man hands papers to woman

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Westchester County Executive George Latimer and County Legislator Kitley Covill are advocating for bill, introduced by Covill, aimed at strengthening the ethics laws which govern those who serve the people of Westchester County.

Latimer said: “We have been sent here to serve – and to that point we are entrusted with the public’s funds and the ability to make policy. In today’s political climate, it is important that the people know they have elected leaders who place that trust above all else.”

Seeking to bring further accountability to County Government, following the recent passage of stricter term limits on his own office proposed by Latimer himself, this newly introduced legislation would result in stronger ethics training and enhanced whistleblower protections for County employees. The Term Limits legislation submitted and signed by Latimer reduced the existing three-term limit (12 years) for County Executives enacted in 2011 in Westchester, down to two terms (eight years).

The proposed legislation, which would apply to all current and some former officers and employees of the County, whether paid or unpaid, including the members of any County department, agency, board or commission and the members and employees of the County Legislature and Independent Contractors of the County, would repeal and replace Chapters 192 and 883 with this new Code, “which sets forth a clear and comprehensive code of ethics in order to ensure both the reality and the appearance of integrity in County government, and to thereby foster public confidence in County government.”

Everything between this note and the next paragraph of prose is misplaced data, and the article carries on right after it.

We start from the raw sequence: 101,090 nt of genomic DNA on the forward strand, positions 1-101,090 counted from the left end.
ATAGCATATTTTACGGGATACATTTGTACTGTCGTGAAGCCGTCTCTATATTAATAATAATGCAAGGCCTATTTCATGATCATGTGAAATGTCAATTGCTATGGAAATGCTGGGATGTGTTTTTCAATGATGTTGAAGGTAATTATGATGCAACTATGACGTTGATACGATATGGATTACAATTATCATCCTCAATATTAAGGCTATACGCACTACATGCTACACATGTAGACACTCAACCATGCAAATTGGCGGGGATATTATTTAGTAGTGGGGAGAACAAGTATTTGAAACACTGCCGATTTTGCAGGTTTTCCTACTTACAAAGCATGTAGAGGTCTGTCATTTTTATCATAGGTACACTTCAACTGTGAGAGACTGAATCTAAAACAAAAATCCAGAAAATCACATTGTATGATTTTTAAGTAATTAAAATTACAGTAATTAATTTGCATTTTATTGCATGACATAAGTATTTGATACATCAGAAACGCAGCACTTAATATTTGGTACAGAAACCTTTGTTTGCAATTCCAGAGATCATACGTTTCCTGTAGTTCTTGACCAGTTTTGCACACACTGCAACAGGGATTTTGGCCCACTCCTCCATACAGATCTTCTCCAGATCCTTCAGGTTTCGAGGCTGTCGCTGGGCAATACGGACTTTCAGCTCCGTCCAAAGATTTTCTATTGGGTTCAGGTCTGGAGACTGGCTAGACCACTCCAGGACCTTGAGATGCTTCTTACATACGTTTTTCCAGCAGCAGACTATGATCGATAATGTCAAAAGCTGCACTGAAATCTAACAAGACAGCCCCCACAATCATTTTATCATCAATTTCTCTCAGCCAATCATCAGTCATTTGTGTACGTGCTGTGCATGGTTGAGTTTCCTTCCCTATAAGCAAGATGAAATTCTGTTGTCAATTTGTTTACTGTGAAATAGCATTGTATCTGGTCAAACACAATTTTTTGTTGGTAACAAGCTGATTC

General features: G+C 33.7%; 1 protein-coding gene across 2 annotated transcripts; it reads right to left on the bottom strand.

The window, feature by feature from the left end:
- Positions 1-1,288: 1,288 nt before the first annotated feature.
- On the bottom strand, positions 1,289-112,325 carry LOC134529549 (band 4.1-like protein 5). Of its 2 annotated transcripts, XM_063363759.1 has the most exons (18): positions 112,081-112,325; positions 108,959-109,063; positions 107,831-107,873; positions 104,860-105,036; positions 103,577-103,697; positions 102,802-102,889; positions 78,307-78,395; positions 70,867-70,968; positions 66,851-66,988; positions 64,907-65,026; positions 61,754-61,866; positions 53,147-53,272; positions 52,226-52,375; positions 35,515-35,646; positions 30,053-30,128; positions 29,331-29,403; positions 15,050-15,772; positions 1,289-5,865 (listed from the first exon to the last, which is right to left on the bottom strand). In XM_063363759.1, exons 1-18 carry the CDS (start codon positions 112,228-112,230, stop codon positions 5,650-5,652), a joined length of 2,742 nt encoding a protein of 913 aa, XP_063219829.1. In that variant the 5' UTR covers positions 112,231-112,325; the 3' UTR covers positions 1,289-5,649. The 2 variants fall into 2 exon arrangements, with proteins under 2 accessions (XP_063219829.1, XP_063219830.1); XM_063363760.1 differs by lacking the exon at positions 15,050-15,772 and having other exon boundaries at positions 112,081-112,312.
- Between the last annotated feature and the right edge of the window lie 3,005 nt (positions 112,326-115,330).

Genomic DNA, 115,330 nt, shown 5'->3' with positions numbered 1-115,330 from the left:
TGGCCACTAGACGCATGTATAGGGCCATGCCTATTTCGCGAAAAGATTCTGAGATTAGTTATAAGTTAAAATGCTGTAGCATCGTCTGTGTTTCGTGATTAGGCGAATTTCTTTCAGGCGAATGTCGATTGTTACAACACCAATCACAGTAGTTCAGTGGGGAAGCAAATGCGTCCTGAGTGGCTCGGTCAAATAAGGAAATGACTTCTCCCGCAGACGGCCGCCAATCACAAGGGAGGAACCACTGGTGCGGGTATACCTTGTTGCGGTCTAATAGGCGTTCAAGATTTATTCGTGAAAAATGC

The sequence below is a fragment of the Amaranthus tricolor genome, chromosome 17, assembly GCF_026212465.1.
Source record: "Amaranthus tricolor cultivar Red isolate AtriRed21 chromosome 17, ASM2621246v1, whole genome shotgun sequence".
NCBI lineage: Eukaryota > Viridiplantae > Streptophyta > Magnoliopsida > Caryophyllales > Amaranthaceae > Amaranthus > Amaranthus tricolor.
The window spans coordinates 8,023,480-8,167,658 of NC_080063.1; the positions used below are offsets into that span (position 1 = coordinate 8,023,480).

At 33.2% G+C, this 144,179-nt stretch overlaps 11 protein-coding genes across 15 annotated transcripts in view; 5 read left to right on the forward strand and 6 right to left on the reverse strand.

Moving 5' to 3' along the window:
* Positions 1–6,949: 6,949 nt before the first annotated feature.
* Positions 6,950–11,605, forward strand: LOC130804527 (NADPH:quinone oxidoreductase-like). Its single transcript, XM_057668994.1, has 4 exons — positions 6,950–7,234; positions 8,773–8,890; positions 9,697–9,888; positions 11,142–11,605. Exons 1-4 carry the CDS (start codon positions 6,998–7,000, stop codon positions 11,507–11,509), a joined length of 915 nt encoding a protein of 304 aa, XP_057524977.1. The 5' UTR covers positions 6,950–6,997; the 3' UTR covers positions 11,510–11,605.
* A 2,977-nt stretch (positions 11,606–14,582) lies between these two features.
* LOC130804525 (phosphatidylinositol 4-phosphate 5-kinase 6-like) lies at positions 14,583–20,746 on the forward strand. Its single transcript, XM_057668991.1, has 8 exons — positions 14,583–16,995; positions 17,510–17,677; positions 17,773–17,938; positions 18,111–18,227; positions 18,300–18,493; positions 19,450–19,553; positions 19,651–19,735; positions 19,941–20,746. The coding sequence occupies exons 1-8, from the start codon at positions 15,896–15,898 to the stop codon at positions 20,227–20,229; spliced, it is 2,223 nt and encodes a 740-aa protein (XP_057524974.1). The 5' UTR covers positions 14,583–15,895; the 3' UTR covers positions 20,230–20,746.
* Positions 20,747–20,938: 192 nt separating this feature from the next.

This proposed legislation sets forth a new Code of Ethics regarding use of County position for:

In the legislation, the purpose of the law is outlined as “Officers and employees of the County hold their positions to serve and benefit the public; not to obtain unwarranted personal or private gain in the exercise and performance of their official powers and duties.  The County recognizes that, in furtherance of this fundamental principle, there is a need for clear and reasonable standards of ethical conduct. This Code of Ethics establishes those standards.”

Covill said: “Today I am introducing a new Ethics Code which will provide clear, readable plain language, and which sets forth ethical guideposts for officers and employees of Westchester County.  I, together with The Board of Ethics, worked many months to get this right and am proud to stand here with a County Executive who supports this type of model ethics legislation.  The Board of Legislators will now take up this proposed law and we expect a robust dialogue in the coming weeks.”